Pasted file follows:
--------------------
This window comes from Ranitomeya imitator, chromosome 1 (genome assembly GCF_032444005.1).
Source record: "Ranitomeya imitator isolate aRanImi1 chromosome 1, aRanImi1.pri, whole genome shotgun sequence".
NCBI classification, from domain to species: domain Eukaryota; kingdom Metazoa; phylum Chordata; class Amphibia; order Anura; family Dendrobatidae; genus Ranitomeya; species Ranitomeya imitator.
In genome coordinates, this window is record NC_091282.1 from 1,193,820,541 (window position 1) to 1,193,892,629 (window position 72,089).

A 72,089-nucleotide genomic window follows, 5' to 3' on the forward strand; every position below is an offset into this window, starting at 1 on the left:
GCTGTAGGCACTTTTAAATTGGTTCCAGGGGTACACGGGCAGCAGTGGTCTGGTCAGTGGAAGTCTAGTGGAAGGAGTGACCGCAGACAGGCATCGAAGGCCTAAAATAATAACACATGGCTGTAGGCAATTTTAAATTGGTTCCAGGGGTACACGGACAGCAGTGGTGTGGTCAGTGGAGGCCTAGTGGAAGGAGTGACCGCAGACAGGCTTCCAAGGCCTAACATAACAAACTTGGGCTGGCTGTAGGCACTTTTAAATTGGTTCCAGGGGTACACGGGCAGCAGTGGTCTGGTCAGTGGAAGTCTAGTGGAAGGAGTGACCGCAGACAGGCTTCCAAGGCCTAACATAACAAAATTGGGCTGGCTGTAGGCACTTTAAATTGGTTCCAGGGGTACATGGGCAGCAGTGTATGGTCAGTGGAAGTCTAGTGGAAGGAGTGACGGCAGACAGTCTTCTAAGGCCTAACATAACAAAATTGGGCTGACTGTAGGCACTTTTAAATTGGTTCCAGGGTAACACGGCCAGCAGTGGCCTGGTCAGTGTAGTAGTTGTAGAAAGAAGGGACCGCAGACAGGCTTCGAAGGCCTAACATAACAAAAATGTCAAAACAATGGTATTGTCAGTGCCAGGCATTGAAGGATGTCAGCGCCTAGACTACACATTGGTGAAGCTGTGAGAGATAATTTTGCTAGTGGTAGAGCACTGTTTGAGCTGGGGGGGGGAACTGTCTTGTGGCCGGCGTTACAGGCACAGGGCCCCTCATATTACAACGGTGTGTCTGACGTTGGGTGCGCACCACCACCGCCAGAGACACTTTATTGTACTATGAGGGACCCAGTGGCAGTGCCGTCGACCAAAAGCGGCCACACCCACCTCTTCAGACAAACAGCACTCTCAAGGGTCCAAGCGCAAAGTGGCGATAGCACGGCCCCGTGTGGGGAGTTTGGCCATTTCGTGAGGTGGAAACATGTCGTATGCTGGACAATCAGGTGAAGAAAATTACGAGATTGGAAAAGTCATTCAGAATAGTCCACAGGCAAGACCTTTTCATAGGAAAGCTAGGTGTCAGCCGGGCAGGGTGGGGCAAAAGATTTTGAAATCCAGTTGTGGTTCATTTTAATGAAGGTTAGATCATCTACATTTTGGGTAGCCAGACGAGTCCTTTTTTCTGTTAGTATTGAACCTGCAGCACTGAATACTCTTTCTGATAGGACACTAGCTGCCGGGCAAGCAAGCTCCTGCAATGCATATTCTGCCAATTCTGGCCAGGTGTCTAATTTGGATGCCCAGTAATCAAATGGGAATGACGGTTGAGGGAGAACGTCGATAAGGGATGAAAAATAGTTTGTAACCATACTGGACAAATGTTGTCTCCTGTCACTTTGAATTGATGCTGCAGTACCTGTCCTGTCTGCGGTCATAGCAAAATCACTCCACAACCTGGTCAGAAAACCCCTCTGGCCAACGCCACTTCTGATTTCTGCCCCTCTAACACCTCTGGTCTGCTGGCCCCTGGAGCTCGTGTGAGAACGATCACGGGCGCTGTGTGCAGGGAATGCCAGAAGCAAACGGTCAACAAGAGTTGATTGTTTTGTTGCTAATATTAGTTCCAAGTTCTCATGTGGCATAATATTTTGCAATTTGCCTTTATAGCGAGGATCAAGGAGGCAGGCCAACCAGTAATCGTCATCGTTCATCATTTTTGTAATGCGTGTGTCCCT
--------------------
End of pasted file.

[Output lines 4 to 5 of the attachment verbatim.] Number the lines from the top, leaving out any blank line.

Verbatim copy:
In genome coordinates, this window is record NC_091282.1 from 1,193,820,541 (window position 1) to 1,193,892,629 (window position 72,089).

A 72,089-nucleotide genomic window follows, 5' to 3' on the forward strand; every position below is an offset into this window, starting at 1 on the left: